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Smart Hiring Pays Big Dividends

Are Market Research executives really embracing this "New Talent for A New Age"concept? Beth Rounds asks Lock Collins, Cambiar's Human Resources Practice Leader to weigh in on the topic

by Beth Rounds and Lock Collins, Cambiar Partners

Over the past year, the Cambiar partners have been writing, presenting and blogging about The Winds of Change within the MR industry.  Leading companies across the value chain are listening, evaluating business models and setting strategy for the future.  In addition, new entrants, many from outside our industry, are adding to the mix as well as challenging the status quo.  With all the change happening, executives are also realizing that their talent needs are changing.  Joan Lewis, Global Consumer and Market Knowledge Officer, P&G, said in the recent ESOMAR Global Market Research Report, “the element of research that will have to change faster is the profile of people – people who can show integrated thinking, courage and leadership, with less emphasis on back-room analysis or sales. …what we need are more talented people who can build the industry.”  We agree! Where in the past the individual project was king, now the relationship dominates. Corporations expect their business partners to know the business, bringing a holistic array of information to bear on the issue at hand.

All this is good, but are MR executives really embracing this “New Talent for A New Age”concept?  I asked Lock Collins, Cambiar’s Human Resources Practice Leader to weigh in on the topic.

Beth: In the area of human resources and talent, what do MR executives want these days?

Lock:  Clearly clients are looking for  those unique individuals with grounding in market research combined with the ability to understand and discuss marketing with senior management the key business issues that they face.  In our industry, that’s a rare combination. Of course, they need to have a track record of success and must be passionate about the industry.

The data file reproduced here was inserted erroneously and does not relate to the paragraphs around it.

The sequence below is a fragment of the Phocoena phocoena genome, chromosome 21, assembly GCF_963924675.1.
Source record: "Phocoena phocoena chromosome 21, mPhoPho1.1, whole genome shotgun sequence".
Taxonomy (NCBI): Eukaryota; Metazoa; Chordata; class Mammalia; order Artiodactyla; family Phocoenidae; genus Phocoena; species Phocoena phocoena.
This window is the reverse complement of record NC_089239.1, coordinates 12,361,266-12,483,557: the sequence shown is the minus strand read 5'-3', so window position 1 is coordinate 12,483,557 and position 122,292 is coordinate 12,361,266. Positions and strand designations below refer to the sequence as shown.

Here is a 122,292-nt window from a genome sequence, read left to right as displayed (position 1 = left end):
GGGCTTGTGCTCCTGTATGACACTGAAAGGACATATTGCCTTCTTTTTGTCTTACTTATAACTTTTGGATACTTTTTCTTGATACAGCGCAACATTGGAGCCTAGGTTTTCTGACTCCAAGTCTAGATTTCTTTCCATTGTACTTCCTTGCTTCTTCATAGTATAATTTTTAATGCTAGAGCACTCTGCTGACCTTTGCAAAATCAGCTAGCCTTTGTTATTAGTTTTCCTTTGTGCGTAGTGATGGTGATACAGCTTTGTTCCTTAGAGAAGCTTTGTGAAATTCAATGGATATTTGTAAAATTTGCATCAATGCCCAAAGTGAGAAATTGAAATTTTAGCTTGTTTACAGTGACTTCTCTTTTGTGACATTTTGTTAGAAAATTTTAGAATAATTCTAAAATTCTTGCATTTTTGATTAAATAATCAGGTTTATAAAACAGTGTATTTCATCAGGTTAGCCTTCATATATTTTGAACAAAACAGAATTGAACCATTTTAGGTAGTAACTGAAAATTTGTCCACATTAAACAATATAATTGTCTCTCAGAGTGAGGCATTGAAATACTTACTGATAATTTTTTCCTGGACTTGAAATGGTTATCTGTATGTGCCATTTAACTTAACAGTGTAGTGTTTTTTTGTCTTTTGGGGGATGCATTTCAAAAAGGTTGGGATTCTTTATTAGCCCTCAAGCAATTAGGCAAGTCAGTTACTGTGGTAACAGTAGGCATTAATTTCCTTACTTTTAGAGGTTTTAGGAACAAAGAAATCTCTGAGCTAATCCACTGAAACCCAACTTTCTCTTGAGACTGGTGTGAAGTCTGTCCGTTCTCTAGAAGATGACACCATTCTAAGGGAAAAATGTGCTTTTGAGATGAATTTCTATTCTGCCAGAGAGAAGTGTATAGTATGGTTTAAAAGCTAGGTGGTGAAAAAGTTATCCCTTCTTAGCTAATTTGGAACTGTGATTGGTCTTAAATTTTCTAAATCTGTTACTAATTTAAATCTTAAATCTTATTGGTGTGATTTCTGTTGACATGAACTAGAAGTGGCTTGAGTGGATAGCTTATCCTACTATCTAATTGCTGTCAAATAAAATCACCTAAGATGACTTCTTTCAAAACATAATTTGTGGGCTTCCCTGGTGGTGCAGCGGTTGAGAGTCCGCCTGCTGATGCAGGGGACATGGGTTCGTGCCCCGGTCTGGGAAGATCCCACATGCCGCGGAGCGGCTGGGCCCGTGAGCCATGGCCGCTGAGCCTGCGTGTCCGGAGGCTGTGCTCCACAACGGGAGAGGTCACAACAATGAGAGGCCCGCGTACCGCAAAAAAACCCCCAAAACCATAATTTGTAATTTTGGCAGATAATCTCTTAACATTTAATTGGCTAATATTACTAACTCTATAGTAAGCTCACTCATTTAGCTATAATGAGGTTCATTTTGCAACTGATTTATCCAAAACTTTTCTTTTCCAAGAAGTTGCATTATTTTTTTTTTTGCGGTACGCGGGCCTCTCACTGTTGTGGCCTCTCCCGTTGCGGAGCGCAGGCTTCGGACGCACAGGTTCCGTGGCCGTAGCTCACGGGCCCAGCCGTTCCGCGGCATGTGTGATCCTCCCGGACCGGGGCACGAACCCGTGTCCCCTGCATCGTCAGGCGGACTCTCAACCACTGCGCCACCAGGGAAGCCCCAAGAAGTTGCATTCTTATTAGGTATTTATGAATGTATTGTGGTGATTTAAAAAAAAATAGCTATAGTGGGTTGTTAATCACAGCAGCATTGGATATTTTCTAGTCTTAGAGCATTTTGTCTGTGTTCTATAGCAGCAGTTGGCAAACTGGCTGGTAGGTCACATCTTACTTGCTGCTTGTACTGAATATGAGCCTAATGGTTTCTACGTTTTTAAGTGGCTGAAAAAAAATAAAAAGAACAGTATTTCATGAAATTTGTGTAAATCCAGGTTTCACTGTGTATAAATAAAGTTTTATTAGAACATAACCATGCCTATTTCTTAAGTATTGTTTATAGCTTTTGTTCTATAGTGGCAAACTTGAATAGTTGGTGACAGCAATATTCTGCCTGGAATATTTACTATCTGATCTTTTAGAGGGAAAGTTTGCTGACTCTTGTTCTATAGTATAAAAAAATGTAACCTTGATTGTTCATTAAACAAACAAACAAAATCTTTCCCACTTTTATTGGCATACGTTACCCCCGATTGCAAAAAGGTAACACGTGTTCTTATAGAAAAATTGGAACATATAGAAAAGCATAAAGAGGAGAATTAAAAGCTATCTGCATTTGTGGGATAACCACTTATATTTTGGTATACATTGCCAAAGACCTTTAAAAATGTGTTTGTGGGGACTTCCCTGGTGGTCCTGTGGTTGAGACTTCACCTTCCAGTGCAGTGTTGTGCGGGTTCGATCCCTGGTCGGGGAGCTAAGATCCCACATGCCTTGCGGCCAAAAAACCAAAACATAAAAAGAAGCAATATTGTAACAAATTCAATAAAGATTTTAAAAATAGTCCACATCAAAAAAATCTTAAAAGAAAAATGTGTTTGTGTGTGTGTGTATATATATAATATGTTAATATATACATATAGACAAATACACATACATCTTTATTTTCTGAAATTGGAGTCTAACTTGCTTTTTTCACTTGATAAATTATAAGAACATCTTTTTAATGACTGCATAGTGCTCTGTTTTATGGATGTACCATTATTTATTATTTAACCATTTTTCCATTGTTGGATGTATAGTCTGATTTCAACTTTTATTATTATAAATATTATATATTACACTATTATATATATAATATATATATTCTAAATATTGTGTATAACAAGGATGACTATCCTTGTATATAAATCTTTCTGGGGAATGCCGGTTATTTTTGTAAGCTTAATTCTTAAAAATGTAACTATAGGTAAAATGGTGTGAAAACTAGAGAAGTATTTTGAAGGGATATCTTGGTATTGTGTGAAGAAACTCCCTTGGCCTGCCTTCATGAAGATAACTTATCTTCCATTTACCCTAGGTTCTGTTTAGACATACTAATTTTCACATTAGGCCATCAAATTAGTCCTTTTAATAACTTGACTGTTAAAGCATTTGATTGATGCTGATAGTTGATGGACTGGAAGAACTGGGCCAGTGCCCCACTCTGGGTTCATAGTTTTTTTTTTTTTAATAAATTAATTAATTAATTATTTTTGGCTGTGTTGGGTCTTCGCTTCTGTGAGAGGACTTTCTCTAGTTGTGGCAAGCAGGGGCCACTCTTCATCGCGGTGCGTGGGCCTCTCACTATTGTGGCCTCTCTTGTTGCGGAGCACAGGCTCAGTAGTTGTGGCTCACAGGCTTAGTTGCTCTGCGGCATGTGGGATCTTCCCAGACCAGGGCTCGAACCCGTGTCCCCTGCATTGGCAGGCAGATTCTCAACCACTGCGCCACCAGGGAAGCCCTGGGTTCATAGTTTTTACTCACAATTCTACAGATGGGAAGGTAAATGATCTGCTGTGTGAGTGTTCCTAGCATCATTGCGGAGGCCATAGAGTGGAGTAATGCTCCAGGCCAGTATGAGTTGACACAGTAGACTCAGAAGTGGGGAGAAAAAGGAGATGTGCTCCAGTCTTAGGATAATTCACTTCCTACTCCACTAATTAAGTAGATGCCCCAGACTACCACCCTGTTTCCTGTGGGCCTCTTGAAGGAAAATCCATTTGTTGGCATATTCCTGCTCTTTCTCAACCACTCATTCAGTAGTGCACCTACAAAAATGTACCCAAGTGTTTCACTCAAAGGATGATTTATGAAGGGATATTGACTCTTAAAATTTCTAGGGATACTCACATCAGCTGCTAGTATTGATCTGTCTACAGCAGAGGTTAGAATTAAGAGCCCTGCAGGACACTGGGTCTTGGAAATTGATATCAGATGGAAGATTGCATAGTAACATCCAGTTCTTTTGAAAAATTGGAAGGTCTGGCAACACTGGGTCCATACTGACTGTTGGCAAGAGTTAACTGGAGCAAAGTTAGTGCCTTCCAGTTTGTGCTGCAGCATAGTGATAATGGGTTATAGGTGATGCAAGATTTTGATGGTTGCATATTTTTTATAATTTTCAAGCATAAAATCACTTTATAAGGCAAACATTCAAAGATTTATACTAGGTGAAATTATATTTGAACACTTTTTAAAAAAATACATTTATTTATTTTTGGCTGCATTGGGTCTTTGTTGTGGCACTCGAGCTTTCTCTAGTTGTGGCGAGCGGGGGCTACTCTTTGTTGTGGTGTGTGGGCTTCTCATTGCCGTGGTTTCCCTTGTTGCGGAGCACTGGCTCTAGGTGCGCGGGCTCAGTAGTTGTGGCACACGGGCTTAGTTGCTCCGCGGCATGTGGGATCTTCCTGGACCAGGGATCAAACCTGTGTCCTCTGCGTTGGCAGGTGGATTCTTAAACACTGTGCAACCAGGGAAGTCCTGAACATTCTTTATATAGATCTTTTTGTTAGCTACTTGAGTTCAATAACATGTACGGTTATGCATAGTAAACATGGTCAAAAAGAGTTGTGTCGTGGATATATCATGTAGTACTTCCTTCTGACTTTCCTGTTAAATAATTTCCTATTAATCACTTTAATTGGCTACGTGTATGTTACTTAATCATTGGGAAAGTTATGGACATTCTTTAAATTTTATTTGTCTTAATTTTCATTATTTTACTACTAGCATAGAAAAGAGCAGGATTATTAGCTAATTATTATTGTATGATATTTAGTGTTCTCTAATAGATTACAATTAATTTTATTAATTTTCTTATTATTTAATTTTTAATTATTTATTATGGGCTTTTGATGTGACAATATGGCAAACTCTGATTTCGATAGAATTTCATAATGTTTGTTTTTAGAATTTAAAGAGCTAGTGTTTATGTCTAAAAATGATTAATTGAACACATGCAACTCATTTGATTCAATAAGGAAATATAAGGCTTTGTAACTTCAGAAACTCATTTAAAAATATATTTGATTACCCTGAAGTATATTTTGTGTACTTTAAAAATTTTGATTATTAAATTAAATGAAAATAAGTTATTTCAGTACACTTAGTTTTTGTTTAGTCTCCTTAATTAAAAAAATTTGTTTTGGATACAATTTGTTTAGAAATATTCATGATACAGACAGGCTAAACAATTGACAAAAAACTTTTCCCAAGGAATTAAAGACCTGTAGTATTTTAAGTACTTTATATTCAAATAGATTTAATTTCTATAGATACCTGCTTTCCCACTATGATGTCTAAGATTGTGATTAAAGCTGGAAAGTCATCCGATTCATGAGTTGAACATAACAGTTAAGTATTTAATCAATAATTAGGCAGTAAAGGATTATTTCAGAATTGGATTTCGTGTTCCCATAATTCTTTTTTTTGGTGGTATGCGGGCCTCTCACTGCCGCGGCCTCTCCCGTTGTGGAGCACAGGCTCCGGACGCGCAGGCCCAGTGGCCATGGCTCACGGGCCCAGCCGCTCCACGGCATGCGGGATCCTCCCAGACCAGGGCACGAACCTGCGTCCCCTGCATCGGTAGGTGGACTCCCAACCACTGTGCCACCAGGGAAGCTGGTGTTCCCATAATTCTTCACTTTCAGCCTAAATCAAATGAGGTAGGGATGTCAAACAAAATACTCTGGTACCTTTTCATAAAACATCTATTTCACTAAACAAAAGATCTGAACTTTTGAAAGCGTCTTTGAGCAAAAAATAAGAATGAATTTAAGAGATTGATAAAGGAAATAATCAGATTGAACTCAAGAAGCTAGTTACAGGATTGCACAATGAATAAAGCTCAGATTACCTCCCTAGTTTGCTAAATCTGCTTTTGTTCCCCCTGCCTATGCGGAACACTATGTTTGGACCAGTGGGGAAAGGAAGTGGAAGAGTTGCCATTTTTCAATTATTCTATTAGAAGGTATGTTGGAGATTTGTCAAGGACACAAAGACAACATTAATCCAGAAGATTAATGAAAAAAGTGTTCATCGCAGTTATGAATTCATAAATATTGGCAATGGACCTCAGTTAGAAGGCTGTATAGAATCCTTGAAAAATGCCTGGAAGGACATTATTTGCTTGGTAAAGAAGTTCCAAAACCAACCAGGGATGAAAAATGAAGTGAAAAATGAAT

Also, it seems that we’re moving away from the traditional “hunter-farmer” models with companies structuring around account managers that “have it all”.  Desirable candidates can listen to a client’s problem, develop solutions, oversee the project team and provide insights.  These people are truly the “renaissance men/women” of the market research industry.  Add on top of this, individuals will need to have a POV on the New MR world and be story tellers.  This is a tall order for most!

Beth: Are clients starting to hire specialists or mostly generalists?

Lock: Right now, I think MR firms are still looking for generalists, especially at the account management level.  We’ve had discussions with firms regarding their interest in hiring researchers outside traditional marketing and business channels.  For example, some companies have hired graphic designers to support their reporting and presentations, and others are experimenting with hiring individuals that understand story telling — journalists for example.  I can see this trend picking up steam in the next couple of years as the new modalities gain acceptance.

Beth: No company can afford a wrong hire.  What recommendations do you have for improving a company’s success rates?

Lock: Managers have to be serious about interviewing and selection.  All too often hiring is treated way too casually.  There are a number of best practices in this area that I’d be happy to share at a later point, but in my experience great managers are looking for candidates who possess those intangible behaviors that will lead to success in the position.   We’re doing more to help our clients focus on the desired behaviors and characteristics, as well as a strong organizational fit vs. the traditional list of research methodologies and knowledge of the end-client’s industry.

Beth: On the flip side – it still seems like a competitive employment market.  Do you see any trends in what employees or prospects want from an employer?

Lock: Our sense is that individuals with 0- 5 years of experience may be operating in a traditional employment environment, not much different than twenty years ago.  At the more senior levels, where our practice is focused, candidates are consistently looking for a few things: